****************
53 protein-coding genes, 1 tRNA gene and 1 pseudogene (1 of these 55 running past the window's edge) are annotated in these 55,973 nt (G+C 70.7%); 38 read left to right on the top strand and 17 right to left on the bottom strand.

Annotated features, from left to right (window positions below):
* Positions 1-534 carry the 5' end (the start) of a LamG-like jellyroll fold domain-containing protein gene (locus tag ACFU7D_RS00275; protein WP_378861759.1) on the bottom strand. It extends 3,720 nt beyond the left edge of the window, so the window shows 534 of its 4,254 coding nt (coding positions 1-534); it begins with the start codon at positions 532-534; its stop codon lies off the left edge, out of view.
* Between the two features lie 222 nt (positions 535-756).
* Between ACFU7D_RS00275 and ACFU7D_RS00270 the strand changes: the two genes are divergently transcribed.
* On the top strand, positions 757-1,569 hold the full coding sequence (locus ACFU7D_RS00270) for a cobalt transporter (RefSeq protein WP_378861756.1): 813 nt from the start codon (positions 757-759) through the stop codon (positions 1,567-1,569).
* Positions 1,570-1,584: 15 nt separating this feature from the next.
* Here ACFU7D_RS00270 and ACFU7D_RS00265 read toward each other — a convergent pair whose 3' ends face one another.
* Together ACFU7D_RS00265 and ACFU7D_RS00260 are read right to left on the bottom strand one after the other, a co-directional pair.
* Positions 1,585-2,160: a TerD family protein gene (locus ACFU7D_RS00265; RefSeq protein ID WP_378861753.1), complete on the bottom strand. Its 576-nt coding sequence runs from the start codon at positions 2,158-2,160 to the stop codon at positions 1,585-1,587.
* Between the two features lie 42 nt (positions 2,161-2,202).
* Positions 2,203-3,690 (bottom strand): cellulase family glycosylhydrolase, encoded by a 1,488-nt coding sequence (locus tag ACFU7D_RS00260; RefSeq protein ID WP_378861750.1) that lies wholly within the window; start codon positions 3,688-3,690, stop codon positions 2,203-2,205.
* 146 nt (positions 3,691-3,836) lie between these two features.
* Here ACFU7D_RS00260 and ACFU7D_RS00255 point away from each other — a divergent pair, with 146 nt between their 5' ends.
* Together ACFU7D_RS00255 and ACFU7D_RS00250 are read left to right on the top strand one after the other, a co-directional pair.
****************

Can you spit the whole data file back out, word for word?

53 protein-coding genes, 1 tRNA gene and 1 pseudogene (1 of these 55 running past the window's edge) are annotated in these 55,973 nt (G+C 70.7%); 38 read left to right on the top strand and 17 right to left on the bottom strand.

Annotated features, from left to right (window positions below):
* Positions 1-534 carry the 5' end (the start) of a LamG-like jellyroll fold domain-containing protein gene (locus tag ACFU7D_RS00275; protein WP_378861759.1) on the bottom strand. It extends 3,720 nt beyond the left edge of the window, so the window shows 534 of its 4,254 coding nt (coding positions 1-534); it begins with the start codon at positions 532-534; its stop codon lies off the left edge, out of view.
* Between the two features lie 222 nt (positions 535-756).
* Between ACFU7D_RS00275 and ACFU7D_RS00270 the strand changes: the two genes are divergently transcribed.
* On the top strand, positions 757-1,569 hold the full coding sequence (locus ACFU7D_RS00270) for a cobalt transporter (RefSeq protein WP_378861756.1): 813 nt from the start codon (positions 757-759) through the stop codon (positions 1,567-1,569).
* Positions 1,570-1,584: 15 nt separating this feature from the next.
* Here ACFU7D_RS00270 and ACFU7D_RS00265 read toward each other — a convergent pair whose 3' ends face one another.
* Together ACFU7D_RS00265 and ACFU7D_RS00260 are read right to left on the bottom strand one after the other, a co-directional pair.
* Positions 1,585-2,160: a TerD family protein gene (locus ACFU7D_RS00265; RefSeq protein ID WP_378861753.1), complete on the bottom strand. Its 576-nt coding sequence runs from the start codon at positions 2,158-2,160 to the stop codon at positions 1,585-1,587.
* Between the two features lie 42 nt (positions 2,161-2,202).
* Positions 2,203-3,690 (bottom strand): cellulase family glycosylhydrolase, encoded by a 1,488-nt coding sequence (locus tag ACFU7D_RS00260; RefSeq protein ID WP_378861750.1) that lies wholly within the window; start codon positions 3,688-3,690, stop codon positions 2,203-2,205.
* 146 nt (positions 3,691-3,836) lie between these two features.
* Here ACFU7D_RS00260 and ACFU7D_RS00255 point away from each other — a divergent pair, with 146 nt between their 5' ends.
* Together ACFU7D_RS00255 and ACFU7D_RS00250 are read left to right on the top strand one after the other, a co-directional pair.